In this post, we want to highlight a current trend that is showing no signs of slowing down. We’re talking about the rise of ADA lawsuits against websites both big and small. This is a result of the digital age we live in, where more and more people utilize the internet for their day-to-day activities.
The ADA is an acronym for the Americans with Disabilities Act. George H. W. Bush signed this Act into law on July 20, 1990. The law was amended in 2008, with the changes taking effect on January 1, 2009. This civil rights law protects Americans living with mental and physical disabilities from certain forms of discrimination. While the ADA covers a vast multitude of aspects, we are focusing on one aspect relevant to our partners: ADA compliance for websites.
While the law provides unambiguous guidelines for many things, websites sit in murky waters, with no clear stipulations in place. This ambiguity creates significant problems for e-commerce businesses of all sizes. In January of this year, Beyoncé Knowles’s company, Parkwood Entertainment, faced a class-action lawsuit for failure to provide visually impaired people with a means to navigate their website. Mary Conner, the Plaintiff in this lawsuit, claimed that the site was “an exclusively visual interface,” making it impossible for her to use the site without the assistance of a sighted companion.
The Parkwood Entertainment case is not the only one. In May, Juan Carlos Gil, a legally blind Florida resident, sued about 50 AutoNation Inc. dealerships in Florida. In this case, his screen-reader software couldn’t access the website, making it impossible for him to navigate it on his own. According to Seyfarth Shaw (a law firm that tracks ADA-related litigation around the country), the number of lawsuits this year could be 2,400 or higher. ADA website lawsuits are up from the previous two years, with many cases reaching a financial settlement as well as commitments to update their noncompliant websites.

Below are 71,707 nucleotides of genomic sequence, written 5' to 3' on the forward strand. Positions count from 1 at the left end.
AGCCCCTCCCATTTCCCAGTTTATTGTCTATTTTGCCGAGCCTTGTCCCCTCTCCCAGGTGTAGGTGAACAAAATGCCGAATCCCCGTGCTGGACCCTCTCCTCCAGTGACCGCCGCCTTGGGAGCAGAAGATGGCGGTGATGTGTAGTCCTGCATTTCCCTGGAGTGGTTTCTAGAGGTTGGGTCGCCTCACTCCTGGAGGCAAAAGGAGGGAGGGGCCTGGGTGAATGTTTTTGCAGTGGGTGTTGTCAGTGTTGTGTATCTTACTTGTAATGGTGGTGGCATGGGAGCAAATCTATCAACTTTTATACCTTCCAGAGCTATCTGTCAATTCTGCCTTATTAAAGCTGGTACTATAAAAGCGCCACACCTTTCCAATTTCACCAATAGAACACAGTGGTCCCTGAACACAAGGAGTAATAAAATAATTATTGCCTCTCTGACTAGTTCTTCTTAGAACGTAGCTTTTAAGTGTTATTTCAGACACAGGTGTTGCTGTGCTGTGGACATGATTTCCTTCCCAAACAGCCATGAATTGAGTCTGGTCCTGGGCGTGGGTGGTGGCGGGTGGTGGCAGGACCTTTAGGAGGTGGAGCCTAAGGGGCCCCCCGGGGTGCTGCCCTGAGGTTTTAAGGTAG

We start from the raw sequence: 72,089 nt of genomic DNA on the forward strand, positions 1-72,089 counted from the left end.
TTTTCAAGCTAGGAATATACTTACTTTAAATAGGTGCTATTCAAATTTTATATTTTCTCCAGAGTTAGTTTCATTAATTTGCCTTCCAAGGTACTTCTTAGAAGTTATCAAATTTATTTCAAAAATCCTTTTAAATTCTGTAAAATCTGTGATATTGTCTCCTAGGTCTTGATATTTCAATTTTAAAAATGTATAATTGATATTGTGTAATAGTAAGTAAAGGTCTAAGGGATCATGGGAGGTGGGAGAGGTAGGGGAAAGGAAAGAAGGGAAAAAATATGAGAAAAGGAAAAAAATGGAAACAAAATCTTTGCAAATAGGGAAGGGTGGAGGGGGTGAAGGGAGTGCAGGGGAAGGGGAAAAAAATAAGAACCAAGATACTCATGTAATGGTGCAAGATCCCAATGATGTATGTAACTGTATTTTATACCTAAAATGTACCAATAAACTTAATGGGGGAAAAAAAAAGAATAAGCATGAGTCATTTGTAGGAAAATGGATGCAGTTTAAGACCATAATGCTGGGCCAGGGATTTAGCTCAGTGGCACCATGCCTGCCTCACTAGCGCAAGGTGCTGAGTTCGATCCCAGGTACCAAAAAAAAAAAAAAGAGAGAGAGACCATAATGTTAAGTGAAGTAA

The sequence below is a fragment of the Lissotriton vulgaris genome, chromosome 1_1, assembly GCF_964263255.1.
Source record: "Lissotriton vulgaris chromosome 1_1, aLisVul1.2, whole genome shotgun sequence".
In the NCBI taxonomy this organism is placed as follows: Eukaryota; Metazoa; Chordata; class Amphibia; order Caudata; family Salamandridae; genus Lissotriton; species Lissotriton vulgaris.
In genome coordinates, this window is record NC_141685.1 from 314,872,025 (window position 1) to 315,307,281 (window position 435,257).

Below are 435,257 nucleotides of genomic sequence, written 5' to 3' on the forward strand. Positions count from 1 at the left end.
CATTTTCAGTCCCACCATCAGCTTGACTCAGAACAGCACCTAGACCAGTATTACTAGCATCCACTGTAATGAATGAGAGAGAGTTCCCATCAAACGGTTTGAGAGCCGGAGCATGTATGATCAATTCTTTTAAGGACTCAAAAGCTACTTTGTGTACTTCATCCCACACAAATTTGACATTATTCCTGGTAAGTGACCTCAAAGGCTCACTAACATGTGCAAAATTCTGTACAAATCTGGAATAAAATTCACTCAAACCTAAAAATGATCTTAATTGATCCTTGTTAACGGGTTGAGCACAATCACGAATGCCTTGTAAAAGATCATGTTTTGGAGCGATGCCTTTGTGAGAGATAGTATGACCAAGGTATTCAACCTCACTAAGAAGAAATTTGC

What can you do to protect yourself and your business from ADA related lawsuits? A great place to start is by reading up on ADA guidelines, available here. It’s also important to consider how people with hearing, visual impairments, or who use their voice to navigate can use your website. Can they engage with your content in a meaningful way? While the debate on creating guidelines for this medium is ongoing, here are some actionable steps you can take to start you down the path of compliance.
- Use alt tags to describe videos, images, and audio files. This extra step makes it easier for users to read or listen to descriptions of the content that’s on display that they otherwise wouldn’t be able to see.
- Include transcripts of all audio and video content for the visually impaired.
- Include the website’s language in the header code. It’s crucial for users that utilize text readers since the software can identify that code and adjust accordingly.
- Have alternatives and suggestions for the occasional input error. By doing this, you can help provide users with a way to engage with your website in a way that better fits their needs.
- Create a layout that is consistent, organized, and easy to navigate. Take into consideration menus, links, font size, headers, and buttons, to name a few. They should be delineated clearly, so your website is easy to use.
- If there is room in your budget, consulting an attorney in disability law is an excellent option. They have the knowledge and experience to point out the things you might have missed.
ADA compliance is a marathon, not a sprint. It can take time, money, and effort, but we can’t stress how important it is to be accessible to as many people as possible. While it can help you avoid costly legal fees, it also has the added benefit of bringing in more users and more business. At LeadsMarket, we value our Publisher Partners and make it a top priority to keep you up to date with the latest news and trends in the industry.